LONDON – No sooner had I finished reading an article that eulogized Václav Havel, the playwright turned dissident turned peaceful revolutionary turned president who had just died, than two subsequent news stories set Havel’s extraordinary career in context: the death of Kim Jong-il, North Korea’s pornography-addicted and nuclear-armed supreme leader, and the peaceful protests against land expropriation by the villagers of Wukan in Guandong province, southern China.
If Havel ever had any moments of doubt about his lasting positive impact on the world, I hope he was able to see reports from Wukan before he died. In that fishing village of 6,000, the “power of the powerless” that Havel promoted as a means to undermine totalitarian rule was demonstrated anew, and with such enormous dignity and discipline that it has galvanized China like no protest since those in Tiananmen Square in the spring of 1989.
Kim, in a sense, was the anti-Havel, lacking not only moral scruples, but even the usual dictatorial concern for how a country is managed. His death made me recall that of Mao Zedong, with all the mass hysteria – real and feigned – that accompanies the demise of a self-anointed god.
But Mao’s death did at least end the era of caesarism in China. Because he had no son to succeed him, Mao appointed a five-person politburo to do the job. Its members, which included his nephew, Mao Yuanxin, his mistress, Zhang Yufeng, and Jiang Qing, his last wife – were as incompetent at governing as Kim, but, following the disaster of the Cultural Revolution, antagonism to them in the military and other state institutions was too widespread for them to last. They, and the Gang of Four (of which Jiang Qing was a member), were soon ousted.
China’s transit from caesarism to despotism, and then from Marxism to capitalism, has been fortunate for China’s citizens. North Korea’s bad luck is that, despite his incompetence, Kim Jong-il seems to have managed to bequeath the dynasty he inherited to his youngest son, Kim Jong-un. Given other North Korean institutions’ apparent indifference to the mess that the Kims have made of their country, there seems scant chance of any serious change of course being initiated from within. A fight for power, however, might yet spell the end of the regime.
North Korea is a kind of looking-glass world to Havel’s dictum that, to survive under totalitarianism, one must live in truth. Fortunately for Havel, Czechoslovakia’s small-minded communist rulers were also small-minded in their lies. But when every aspect of society is built, as in North Korea, on a Big Lie, and then an Even Bigger Lie, it is probably hard to maintain one’s sanity, let alone the ability to live in truth.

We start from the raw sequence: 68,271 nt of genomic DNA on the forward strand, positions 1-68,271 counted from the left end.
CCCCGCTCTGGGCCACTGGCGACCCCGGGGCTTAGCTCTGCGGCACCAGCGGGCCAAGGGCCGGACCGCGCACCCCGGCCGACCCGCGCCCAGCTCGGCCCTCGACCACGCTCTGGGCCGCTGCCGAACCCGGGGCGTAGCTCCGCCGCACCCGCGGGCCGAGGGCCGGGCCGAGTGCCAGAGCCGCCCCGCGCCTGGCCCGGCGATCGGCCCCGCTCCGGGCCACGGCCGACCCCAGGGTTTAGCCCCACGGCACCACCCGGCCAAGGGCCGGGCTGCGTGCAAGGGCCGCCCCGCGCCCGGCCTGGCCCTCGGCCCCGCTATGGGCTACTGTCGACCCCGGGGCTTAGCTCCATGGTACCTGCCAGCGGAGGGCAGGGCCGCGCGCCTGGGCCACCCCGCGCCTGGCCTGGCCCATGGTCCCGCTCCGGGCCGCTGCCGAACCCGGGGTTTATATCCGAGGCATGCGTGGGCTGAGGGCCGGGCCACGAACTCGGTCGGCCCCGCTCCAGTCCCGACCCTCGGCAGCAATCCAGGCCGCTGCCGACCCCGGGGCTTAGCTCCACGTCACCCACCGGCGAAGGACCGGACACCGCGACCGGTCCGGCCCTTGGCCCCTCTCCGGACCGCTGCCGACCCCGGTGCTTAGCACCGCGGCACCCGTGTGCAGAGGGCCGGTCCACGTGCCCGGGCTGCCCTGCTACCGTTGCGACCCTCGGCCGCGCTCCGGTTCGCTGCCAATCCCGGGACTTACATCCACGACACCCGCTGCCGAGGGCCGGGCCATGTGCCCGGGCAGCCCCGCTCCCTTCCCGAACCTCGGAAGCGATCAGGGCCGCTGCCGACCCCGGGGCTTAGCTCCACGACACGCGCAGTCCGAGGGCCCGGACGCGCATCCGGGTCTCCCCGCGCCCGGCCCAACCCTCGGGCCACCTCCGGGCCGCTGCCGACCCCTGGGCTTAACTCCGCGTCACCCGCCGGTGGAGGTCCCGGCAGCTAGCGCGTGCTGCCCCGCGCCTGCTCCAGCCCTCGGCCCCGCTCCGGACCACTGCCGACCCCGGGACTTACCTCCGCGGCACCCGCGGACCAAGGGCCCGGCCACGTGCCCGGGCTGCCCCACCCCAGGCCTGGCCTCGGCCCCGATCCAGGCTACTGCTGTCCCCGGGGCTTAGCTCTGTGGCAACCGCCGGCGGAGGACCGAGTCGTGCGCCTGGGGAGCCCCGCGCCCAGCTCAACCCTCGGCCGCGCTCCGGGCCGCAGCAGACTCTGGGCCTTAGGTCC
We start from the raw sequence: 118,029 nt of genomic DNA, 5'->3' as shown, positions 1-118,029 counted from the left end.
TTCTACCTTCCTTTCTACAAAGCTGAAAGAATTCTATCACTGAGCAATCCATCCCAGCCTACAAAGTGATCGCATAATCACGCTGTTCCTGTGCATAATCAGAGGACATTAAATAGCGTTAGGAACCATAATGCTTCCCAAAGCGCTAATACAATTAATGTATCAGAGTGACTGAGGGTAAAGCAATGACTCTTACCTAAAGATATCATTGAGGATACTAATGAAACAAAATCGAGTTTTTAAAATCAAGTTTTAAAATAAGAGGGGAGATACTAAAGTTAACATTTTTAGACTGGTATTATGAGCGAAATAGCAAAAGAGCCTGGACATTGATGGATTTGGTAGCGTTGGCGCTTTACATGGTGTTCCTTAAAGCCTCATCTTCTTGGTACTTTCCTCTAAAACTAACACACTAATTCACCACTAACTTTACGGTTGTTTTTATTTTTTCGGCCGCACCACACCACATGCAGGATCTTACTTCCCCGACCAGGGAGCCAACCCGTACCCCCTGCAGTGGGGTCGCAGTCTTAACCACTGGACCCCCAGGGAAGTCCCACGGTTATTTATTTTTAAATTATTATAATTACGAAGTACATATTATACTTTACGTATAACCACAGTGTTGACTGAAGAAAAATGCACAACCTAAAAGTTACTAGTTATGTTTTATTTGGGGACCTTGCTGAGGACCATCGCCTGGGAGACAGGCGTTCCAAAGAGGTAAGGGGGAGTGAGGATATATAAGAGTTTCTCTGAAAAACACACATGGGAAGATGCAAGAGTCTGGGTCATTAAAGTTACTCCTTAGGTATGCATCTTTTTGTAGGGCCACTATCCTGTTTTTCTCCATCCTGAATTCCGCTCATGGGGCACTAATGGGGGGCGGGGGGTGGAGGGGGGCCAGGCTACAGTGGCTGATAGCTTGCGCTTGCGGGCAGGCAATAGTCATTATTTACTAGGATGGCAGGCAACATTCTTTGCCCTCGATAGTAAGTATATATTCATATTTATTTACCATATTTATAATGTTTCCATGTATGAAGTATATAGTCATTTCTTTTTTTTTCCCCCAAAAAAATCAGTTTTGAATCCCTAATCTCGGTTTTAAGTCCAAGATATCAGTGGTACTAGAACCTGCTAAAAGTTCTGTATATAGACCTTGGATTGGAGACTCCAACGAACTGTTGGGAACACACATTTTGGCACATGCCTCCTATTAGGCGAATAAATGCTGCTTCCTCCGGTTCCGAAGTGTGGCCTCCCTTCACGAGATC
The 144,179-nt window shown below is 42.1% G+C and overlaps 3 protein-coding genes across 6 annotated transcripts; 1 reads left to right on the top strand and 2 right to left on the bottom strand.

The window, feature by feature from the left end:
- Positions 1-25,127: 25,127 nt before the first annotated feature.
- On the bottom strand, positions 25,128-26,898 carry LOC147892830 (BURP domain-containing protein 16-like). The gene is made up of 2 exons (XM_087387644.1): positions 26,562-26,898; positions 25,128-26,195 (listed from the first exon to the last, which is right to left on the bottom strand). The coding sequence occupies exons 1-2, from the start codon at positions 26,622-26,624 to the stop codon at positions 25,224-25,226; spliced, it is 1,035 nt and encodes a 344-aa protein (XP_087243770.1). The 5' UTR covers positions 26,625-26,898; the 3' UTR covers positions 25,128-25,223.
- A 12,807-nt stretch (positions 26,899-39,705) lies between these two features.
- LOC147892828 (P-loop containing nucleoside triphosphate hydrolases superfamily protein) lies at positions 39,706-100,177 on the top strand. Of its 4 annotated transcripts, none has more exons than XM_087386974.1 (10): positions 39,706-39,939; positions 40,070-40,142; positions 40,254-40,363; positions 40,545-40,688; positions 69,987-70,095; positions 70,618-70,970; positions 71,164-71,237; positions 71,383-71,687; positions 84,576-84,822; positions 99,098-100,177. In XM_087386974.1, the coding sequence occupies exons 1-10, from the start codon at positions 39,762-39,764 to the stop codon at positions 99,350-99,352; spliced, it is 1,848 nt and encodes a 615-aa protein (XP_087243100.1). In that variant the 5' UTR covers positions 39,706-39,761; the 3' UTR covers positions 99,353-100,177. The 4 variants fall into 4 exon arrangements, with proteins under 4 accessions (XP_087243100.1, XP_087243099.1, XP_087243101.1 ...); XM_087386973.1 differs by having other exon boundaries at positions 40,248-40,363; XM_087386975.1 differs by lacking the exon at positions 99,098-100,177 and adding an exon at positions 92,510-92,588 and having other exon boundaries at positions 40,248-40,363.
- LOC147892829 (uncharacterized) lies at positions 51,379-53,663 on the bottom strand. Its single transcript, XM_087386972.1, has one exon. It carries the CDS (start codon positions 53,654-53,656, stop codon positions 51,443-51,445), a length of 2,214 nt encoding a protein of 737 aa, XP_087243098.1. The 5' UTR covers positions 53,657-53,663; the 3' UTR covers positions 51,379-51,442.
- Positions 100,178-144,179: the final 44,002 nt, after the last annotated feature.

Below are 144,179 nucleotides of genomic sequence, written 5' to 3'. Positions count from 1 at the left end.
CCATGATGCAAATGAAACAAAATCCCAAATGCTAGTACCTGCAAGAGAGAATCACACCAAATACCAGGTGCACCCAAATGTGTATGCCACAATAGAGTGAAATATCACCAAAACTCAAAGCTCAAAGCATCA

In any case, Kim Jong-un’s reign is unlikely to last or be as certifiably crazed as those of his father and grandfather. Communism, thanks to the lure of successful market economies and the example set by people like Havel, has put the system under such external strain that Kim III has nowhere to turn for effective help. Indeed, even the two regimes most eager to maintain the Kim dynasty – China’s and Russia’s – are feeling pressure from their disaffected but, it now seems, not-so-powerless populations.
In Wukan, simple villagers were unafraid to challenge the might of the local party and police when officials stole their land for a development project. In Henan, policemen have gone into the streets demanding that human rights be protected. In Dalian, hundreds of thousands of people protested against the construction of petrochemical plant.Unlike what has happened so far in Wukan, the Dalian protest was crushed, but it – like the tens of thousands of other protests across China last year – signaled to the ruling party that ordinary Chinese are no longer interested only in the politically passive pursuit of material gain.
In Russia, Prime Minister Vladimir Putin’s situation is much the same. Following the sham elections in early December, massive protests erupted in Moscow and Saint Petersburg. And those marching were not the usual impoverished rabble-rousers, but Russia’s new middle classes. Like the villagers of Wukan, they have simply had enough of official dishonesty.
North Koreans have suffered coercion for a long time, and although they are brainwashed to be docile and loyal to Kim’s dynasty, you just cannot imagine how they will remain at the beck and call of Kim Jong-un, who has no credentials, military or otherwise, to rule. Given its increasingly isolated international position in Asia, if North Korea’s internal conflicts become acute, China may find it difficult to behave toward Kim Jong-un with anything but cold and anxiety-ridden indifference.
And recall that it was indifference to the non-reforming East European communist regimes on the part of Mikhail Gorbachev and the Soviet Union that ultimately sealed their fate and delivered Havel from a prison cell to Prague Castle. Havel, of course, was a beneficiary of such indifference, but he never practiced it, remaining a fighter for truth and freedom throughout his life.
For Chinese concerned about how to live in truth, Havel remains our exemplar. The Charter 77 movement that he founded provided the template for men like the imprisoned Nobel laureate Liu Xiaobo, who helped to found Charter 08, which proclaimed that Chinese, too, could live in dignity and freedom.
Kim Jong-il’s demise reminds us that all people are equal before death. Havel’s passing reminds us that the value of life will eventually gain respect.